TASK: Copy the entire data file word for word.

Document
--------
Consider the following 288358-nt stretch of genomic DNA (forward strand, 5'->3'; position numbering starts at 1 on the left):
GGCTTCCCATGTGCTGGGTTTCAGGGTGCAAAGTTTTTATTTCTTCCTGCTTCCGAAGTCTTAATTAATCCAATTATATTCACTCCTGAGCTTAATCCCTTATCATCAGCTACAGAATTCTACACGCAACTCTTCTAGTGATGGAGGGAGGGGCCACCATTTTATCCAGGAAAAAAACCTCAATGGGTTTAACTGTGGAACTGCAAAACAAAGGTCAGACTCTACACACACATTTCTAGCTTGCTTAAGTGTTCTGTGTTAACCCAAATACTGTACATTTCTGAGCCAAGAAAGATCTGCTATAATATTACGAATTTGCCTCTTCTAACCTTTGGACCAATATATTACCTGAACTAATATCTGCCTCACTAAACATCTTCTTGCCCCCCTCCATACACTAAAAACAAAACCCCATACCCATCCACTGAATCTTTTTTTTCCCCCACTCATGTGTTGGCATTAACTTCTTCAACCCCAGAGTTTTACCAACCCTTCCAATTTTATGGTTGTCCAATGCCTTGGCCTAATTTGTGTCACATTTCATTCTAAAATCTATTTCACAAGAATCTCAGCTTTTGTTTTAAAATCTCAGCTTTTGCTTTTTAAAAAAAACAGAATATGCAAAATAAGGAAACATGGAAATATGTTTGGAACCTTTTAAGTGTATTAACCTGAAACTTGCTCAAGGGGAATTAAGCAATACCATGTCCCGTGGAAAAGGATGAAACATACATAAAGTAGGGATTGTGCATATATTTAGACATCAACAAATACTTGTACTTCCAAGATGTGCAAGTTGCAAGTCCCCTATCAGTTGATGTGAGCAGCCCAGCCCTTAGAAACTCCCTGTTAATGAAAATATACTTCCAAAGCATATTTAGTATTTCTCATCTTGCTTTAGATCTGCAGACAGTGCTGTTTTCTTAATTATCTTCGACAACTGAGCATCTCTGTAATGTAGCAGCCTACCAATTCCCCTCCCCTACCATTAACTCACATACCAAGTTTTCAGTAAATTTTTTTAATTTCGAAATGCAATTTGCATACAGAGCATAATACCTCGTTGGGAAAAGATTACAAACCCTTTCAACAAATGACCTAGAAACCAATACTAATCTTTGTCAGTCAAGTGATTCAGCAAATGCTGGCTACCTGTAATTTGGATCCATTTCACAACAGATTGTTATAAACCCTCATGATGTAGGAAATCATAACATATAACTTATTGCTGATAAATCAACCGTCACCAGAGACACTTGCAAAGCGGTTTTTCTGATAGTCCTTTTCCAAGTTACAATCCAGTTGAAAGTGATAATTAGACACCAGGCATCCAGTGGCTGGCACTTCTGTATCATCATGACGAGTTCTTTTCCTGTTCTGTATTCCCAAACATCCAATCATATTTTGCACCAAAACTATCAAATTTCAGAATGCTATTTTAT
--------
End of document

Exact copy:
Consider the following 288358-nt stretch of genomic DNA (forward strand, 5'->3'; position numbering starts at 1 on the left):
GGCTTCCCATGTGCTGGGTTTCAGGGTGCAAAGTTTTTATTTCTTCCTGCTTCCGAAGTCTTAATTAATCCAATTATATTCACTCCTGAGCTTAATCCCTTATCATCAGCTACAGAATTCTACACGCAACTCTTCTAGTGATGGAGGGAGGGGCCACCATTTTATCCAGGAAAAAAACCTCAATGGGTTTAACTGTGGAACTGCAAAACAAAGGTCAGACTCTACACACACATTTCTAGCTTGCTTAAGTGTTCTGTGTTAACCCAAATACTGTACATTTCTGAGCCAAGAAAGATCTGCTATAATATTACGAATTTGCCTCTTCTAACCTTTGGACCAATATATTACCTGAACTAATATCTGCCTCACTAAACATCTTCTTGCCCCCCTCCATACACTAAAAACAAAACCCCATACCCATCCACTGAATCTTTTTTTTCCCCCACTCATGTGTTGGCATTAACTTCTTCAACCCCAGAGTTTTACCAACCCTTCCAATTTTATGGTTGTCCAATGCCTTGGCCTAATTTGTGTCACATTTCATTCTAAAATCTATTTCACAAGAATCTCAGCTTTTGTTTTAAAATCTCAGCTTTTGCTTTTTAAAAAAAACAGAATATGCAAAATAAGGAAACATGGAAATATGTTTGGAACCTTTTAAGTGTATTAACCTGAAACTTGCTCAAGGGGAATTAAGCAATACCATGTCCCGTGGAAAAGGATGAAACATACATAAAGTAGGGATTGTGCATATATTTAGACATCAACAAATACTTGTACTTCCAAGATGTGCAAGTTGCAAGTCCCCTATCAGTTGATGTGAGCAGCCCAGCCCTTAGAAACTCCCTGTTAATGAAAATATACTTCCAAAGCATATTTAGTATTTCTCATCTTGCTTTAGATCTGCAGACAGTGCTGTTTTCTTAATTATCTTCGACAACTGAGCATCTCTGTAATGTAGCAGCCTACCAATTCCCCTCCCCTACCATTAACTCACATACCAAGTTTTCAGTAAATTTTTTTAATTTCGAAATGCAATTTGCATACAGAGCATAATACCTCGTTGGGAAAAGATTACAAACCCTTTCAACAAATGACCTAGAAACCAATACTAATCTTTGTCAGTCAAGTGATTCAGCAAATGCTGGCTACCTGTAATTTGGATCCATTTCACAACAGATTGTTATAAACCCTCATGATGTAGGAAATCATAACATATAACTTATTGCTGATAAATCAACCGTCACCAGAGACACTTGCAAAGCGGTTTTTCTGATAGTCCTTTTCCAAGTTACAATCCAGTTGAAAGTGATAATTAGACACCAGGCATCCAGTGGCTGGCACTTCTGTATCATCATGACGAGTTCTTTTCCTGTTCTGTATTCCCAAACATCCAATCATATTTTGCACCAAAACTATCAAATTTCAGAATGCTATTTTAT